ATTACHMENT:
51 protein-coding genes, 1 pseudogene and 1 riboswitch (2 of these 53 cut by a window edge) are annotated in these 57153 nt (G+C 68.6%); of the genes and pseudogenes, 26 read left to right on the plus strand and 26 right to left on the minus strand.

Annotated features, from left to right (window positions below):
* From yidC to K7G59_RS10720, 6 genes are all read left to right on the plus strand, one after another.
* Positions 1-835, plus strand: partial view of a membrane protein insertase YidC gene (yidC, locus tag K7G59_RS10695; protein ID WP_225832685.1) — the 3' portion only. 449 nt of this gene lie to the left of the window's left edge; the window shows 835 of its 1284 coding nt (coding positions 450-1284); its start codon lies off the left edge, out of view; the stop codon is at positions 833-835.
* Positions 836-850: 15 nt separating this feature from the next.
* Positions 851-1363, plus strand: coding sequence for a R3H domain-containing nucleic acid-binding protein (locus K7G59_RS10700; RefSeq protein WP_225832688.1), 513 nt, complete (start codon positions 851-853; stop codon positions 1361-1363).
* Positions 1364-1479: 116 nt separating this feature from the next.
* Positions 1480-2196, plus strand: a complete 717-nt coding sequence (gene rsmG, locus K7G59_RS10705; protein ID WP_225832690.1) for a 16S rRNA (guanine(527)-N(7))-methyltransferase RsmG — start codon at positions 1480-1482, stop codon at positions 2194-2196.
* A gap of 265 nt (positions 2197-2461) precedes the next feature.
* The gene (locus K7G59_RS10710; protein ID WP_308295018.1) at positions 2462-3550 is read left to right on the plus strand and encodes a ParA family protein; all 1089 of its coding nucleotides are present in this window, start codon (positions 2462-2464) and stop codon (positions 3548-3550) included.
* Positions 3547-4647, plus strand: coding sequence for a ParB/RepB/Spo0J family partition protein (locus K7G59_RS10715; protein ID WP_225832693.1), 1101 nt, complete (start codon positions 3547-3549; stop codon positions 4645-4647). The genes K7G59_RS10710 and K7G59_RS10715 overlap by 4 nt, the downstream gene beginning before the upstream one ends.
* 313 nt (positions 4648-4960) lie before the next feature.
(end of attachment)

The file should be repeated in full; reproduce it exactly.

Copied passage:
51 protein-coding genes, 1 pseudogene and 1 riboswitch (2 of these 53 cut by a window edge) are annotated in these 57153 nt (G+C 68.6%); of the genes and pseudogenes, 26 read left to right on the plus strand and 26 right to left on the minus strand.

Annotated features, from left to right (window positions below):
* From yidC to K7G59_RS10720, 6 genes are all read left to right on the plus strand, one after another.
* Positions 1-835, plus strand: partial view of a membrane protein insertase YidC gene (yidC, locus tag K7G59_RS10695; protein ID WP_225832685.1) — the 3' portion only. 449 nt of this gene lie to the left of the window's left edge; the window shows 835 of its 1284 coding nt (coding positions 450-1284); its start codon lies off the left edge, out of view; the stop codon is at positions 833-835.
* Positions 836-850: 15 nt separating this feature from the next.
* Positions 851-1363, plus strand: coding sequence for a R3H domain-containing nucleic acid-binding protein (locus K7G59_RS10700; RefSeq protein WP_225832688.1), 513 nt, complete (start codon positions 851-853; stop codon positions 1361-1363).
* Positions 1364-1479: 116 nt separating this feature from the next.
* Positions 1480-2196, plus strand: a complete 717-nt coding sequence (gene rsmG, locus K7G59_RS10705; protein ID WP_225832690.1) for a 16S rRNA (guanine(527)-N(7))-methyltransferase RsmG — start codon at positions 1480-1482, stop codon at positions 2194-2196.
* A gap of 265 nt (positions 2197-2461) precedes the next feature.
* The gene (locus K7G59_RS10710; protein ID WP_308295018.1) at positions 2462-3550 is read left to right on the plus strand and encodes a ParA family protein; all 1089 of its coding nucleotides are present in this window, start codon (positions 2462-2464) and stop codon (positions 3548-3550) included.
* Positions 3547-4647, plus strand: coding sequence for a ParB/RepB/Spo0J family partition protein (locus K7G59_RS10715; protein ID WP_225832693.1), 1101 nt, complete (start codon positions 3547-3549; stop codon positions 4645-4647). The genes K7G59_RS10710 and K7G59_RS10715 overlap by 4 nt, the downstream gene beginning before the upstream one ends.
* 313 nt (positions 4648-4960) lie before the next feature.